Monday, 11 January 2016

Transferring Images

I think of my sketchbooks as "pieces".  Sometimes they are themed as a trip, but more often, just a few months of activity.  I would never consider cutting a page out - not even the uncompleted or messed up pages, not to mention if they have been used on two sides.  The problem is that original sketchbooks are nearly impossible to display and besides, I don't have the time or patience to do larger paintings from the sketches. And maybe more importantly, my reworked stuff seems to loose the energy of the on-site work.

I have found that, with a good scan, my little sketches (5 1/4 "x 8" - 13 x 20 cm.) enlarge quite nicely and I would love to try something poster size. In fact if it got grainy, I'd probably enjoy the effect.  

But here's my recent discovery - transferring images with the use of acrylic medium. These are not "reproductions", as the colour is subdued, but the result is nonetheless quite faithful and fully in the spirit of sketching.

I did a batch recently and used small wood painting panels , that are commonly sold in art supply stores, or ordered online.  They are made with a nice light blond coloured plywood surface (birch)  a 1 1/2"- 3.8 cm frame and are very inexpensive.  

So, here is the recipe:

1. Make laser prints 
LASER prints, not inkjet prints.   I went to Staples as I don't have a laser printer with my scans saved as mirror images (the other menu term, is "horizontal flip") at the same size as the panels I am using.

2. Copy Images 
Brush acrylic medium onto the panels and place the copy face down, then use a credit card to flatten the paper and squeegee out the excess gel.  Acrylic medium is sold in art supply stores as a white gel usually used to mix with acrylic paint colours.  Let dry for a full 24 hours.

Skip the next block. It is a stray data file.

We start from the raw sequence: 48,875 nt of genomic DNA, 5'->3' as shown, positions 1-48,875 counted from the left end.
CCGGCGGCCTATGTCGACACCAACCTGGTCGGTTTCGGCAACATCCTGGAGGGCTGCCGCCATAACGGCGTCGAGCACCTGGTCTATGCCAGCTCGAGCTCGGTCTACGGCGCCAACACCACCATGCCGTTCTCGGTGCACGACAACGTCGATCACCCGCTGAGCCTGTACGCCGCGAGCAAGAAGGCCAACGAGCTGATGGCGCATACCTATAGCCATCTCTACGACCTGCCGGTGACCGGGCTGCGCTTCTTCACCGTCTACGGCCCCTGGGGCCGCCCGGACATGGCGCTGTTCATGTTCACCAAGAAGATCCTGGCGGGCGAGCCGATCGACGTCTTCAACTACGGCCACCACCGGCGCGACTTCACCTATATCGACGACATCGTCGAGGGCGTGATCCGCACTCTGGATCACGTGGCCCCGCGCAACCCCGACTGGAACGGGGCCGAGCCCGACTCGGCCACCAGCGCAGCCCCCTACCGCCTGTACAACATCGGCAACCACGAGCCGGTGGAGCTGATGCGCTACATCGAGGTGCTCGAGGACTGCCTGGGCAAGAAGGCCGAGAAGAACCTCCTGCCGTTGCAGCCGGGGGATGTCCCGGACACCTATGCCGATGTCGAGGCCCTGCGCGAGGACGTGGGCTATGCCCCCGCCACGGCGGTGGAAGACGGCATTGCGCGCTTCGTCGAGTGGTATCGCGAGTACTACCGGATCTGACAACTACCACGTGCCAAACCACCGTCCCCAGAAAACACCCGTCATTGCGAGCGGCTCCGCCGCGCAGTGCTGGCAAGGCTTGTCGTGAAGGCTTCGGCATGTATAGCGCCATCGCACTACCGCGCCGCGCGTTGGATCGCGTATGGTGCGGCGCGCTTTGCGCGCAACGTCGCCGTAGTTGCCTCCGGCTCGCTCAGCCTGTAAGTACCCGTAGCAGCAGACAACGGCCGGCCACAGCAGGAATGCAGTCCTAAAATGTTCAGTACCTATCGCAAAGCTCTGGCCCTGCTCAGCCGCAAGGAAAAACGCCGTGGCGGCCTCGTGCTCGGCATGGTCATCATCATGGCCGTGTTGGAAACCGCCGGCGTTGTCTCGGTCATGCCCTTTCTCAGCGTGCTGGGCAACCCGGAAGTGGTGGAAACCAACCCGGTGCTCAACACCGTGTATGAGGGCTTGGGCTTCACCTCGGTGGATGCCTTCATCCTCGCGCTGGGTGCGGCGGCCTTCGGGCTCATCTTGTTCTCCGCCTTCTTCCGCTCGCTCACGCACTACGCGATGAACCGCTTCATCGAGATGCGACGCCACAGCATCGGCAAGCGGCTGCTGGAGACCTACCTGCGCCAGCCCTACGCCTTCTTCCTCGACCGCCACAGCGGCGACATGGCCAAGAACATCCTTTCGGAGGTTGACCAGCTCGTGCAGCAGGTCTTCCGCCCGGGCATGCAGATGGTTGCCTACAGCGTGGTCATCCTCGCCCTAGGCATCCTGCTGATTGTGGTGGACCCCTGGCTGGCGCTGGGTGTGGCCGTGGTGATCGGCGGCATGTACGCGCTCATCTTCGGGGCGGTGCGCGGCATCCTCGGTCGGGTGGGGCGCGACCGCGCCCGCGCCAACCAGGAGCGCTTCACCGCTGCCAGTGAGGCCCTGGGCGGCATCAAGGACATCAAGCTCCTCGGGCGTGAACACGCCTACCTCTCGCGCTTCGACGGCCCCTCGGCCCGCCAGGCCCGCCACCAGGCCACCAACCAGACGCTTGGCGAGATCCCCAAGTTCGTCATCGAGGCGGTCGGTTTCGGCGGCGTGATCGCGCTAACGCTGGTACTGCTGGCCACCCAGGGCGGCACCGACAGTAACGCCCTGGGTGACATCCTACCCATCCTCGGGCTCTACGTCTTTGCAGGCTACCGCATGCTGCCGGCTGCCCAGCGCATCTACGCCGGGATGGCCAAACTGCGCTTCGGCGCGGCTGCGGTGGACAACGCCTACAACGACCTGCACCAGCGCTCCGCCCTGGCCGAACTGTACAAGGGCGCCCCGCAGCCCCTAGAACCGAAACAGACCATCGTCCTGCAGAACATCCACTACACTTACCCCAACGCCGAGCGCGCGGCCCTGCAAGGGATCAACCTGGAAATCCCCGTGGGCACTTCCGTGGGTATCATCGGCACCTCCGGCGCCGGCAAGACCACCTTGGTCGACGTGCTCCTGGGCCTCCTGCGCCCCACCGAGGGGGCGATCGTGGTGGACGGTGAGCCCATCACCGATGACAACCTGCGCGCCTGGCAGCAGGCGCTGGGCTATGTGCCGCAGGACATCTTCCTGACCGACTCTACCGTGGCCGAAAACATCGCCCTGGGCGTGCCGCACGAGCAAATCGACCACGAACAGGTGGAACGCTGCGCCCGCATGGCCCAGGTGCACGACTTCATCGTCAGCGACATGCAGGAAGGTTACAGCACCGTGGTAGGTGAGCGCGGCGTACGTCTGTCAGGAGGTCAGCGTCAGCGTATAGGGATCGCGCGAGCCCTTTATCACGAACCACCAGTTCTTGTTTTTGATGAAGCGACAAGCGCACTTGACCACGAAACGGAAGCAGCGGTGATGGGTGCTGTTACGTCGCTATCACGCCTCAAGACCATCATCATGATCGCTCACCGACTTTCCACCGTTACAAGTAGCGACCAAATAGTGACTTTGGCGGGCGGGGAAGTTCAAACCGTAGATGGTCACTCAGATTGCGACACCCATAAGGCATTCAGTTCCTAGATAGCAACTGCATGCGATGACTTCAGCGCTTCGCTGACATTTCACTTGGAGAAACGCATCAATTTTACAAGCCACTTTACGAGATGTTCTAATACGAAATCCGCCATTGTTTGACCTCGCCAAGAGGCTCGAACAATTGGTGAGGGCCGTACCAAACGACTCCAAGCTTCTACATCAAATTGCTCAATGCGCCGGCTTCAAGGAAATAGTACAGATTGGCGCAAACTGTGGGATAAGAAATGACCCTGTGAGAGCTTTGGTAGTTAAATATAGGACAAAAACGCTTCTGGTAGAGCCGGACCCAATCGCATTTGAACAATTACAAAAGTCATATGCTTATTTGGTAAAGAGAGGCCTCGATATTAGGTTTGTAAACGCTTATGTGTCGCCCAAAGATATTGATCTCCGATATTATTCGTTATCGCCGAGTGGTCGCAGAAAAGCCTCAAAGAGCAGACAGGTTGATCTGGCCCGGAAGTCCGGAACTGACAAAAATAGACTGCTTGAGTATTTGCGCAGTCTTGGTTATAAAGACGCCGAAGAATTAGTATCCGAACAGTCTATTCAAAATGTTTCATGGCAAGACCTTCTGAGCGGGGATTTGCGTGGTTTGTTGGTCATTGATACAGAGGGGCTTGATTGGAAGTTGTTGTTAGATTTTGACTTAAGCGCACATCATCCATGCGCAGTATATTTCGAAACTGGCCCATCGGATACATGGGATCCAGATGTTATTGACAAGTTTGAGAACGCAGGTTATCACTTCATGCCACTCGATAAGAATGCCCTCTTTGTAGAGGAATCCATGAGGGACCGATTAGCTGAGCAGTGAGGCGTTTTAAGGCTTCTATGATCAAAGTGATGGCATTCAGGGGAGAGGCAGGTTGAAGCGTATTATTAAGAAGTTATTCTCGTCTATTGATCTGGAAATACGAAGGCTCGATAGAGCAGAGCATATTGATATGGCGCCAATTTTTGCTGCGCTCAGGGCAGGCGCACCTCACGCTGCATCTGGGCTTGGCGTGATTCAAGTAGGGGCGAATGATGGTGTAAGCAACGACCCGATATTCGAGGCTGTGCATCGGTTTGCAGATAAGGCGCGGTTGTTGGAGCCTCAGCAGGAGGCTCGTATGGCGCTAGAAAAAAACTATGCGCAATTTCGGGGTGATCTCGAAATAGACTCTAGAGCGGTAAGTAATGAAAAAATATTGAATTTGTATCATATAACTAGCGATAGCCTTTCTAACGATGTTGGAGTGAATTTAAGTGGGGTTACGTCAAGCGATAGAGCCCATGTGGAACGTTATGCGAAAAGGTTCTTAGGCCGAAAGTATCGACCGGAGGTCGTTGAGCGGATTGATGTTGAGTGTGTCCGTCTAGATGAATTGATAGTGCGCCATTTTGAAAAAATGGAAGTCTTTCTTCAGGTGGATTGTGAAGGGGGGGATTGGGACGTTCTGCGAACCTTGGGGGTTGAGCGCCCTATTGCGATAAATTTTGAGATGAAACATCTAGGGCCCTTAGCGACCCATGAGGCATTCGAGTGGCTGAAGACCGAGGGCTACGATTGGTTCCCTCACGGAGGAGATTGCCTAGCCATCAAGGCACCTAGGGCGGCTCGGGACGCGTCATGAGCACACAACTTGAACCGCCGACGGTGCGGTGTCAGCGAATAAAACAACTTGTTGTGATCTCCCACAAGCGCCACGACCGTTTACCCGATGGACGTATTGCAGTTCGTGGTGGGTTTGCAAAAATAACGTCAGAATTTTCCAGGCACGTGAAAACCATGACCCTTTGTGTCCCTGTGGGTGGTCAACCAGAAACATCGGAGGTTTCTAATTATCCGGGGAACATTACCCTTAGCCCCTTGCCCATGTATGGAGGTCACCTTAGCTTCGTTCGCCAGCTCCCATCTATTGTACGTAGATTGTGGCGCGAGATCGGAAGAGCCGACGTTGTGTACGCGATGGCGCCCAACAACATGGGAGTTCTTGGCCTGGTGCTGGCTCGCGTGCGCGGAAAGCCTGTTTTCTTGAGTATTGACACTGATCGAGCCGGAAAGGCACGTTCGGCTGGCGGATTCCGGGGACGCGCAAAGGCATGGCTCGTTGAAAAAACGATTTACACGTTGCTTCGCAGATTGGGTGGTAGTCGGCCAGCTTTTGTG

3. Remove paper 
This is the  most delicate part of the operation.  It took me a few tries to get it right.  Staples had loaded the printers with really nice thick glossy paper, which made great prints, but it was a tad heavy for the reverse paper-making process of soaking and removing. I was initially too aggressive in scrapping off the paper and took off portions of the image.  However I was able to reuse the panels by sanding them clean and starting over.  Resist temptation to over soak.  If immersed for any length of time the glue used in the panels is likely to let go or the grain of the wood may "raise", leaving a bumpy texture which would detract from the clarity of the image.

Remove paper by wetting it under hot water and rubbing it off gently with your fingers.  Wet the paper thoroughly under the faucet and let it stand and soak for a couple of minutes.  Then hold it under a trickle of warm water and very gently roll shards of paper off with your fingers.  Think of the paper as being several layers.  Work slowly and let the panel sit occasionally so that the water can soften the layer under the colour emulsion.  I found that I had to let the panels nearly dry several times in order to see the last little bits of paper film , but that with re-wetting, these came off with no scraping of the image.

Now I'm trying to decide whether to paint the side frames of the panels or just leave them as the unfinished wood.  

cost:  $4 each.  


  1. Thank you...I feel the same about my sketchbooks - I would never cut anything out. I definitely plan on trying this !

  2. Cool idea John, they look great, I'm going to try it too.

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